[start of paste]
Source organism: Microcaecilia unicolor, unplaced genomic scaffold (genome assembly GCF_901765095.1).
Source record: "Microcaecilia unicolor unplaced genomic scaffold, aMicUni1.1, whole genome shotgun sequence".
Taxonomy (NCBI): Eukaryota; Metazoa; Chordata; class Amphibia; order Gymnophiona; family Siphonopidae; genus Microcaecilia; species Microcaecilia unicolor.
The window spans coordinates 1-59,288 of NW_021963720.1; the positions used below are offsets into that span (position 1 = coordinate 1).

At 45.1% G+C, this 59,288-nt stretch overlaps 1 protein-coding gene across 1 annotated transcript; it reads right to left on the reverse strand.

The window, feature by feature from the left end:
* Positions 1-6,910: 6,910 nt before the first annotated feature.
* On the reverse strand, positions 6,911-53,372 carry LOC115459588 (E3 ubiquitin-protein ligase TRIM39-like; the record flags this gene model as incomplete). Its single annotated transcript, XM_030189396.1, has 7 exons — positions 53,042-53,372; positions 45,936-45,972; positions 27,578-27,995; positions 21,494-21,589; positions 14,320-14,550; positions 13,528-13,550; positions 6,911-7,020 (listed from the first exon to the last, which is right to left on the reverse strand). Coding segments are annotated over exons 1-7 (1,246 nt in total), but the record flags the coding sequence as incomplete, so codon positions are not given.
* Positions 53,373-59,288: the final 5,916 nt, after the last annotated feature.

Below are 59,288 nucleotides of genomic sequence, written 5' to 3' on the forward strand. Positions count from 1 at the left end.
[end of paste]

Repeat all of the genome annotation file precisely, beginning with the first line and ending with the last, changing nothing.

Source organism: Microcaecilia unicolor, unplaced genomic scaffold (genome assembly GCF_901765095.1).
Source record: "Microcaecilia unicolor unplaced genomic scaffold, aMicUni1.1, whole genome shotgun sequence".
Taxonomy (NCBI): Eukaryota; Metazoa; Chordata; class Amphibia; order Gymnophiona; family Siphonopidae; genus Microcaecilia; species Microcaecilia unicolor.
The window spans coordinates 1-59,288 of NW_021963720.1; the positions used below are offsets into that span (position 1 = coordinate 1).

At 45.1% G+C, this 59,288-nt stretch overlaps 1 protein-coding gene across 1 annotated transcript; it reads right to left on the reverse strand.

The window, feature by feature from the left end:
* Positions 1-6,910: 6,910 nt before the first annotated feature.
* On the reverse strand, positions 6,911-53,372 carry LOC115459588 (E3 ubiquitin-protein ligase TRIM39-like; the record flags this gene model as incomplete). Its single annotated transcript, XM_030189396.1, has 7 exons — positions 53,042-53,372; positions 45,936-45,972; positions 27,578-27,995; positions 21,494-21,589; positions 14,320-14,550; positions 13,528-13,550; positions 6,911-7,020 (listed from the first exon to the last, which is right to left on the reverse strand). Coding segments are annotated over exons 1-7 (1,246 nt in total), but the record flags the coding sequence as incomplete, so codon positions are not given.
* Positions 53,373-59,288: the final 5,916 nt, after the last annotated feature.

Below are 59,288 nucleotides of genomic sequence, written 5' to 3' on the forward strand. Positions count from 1 at the left end.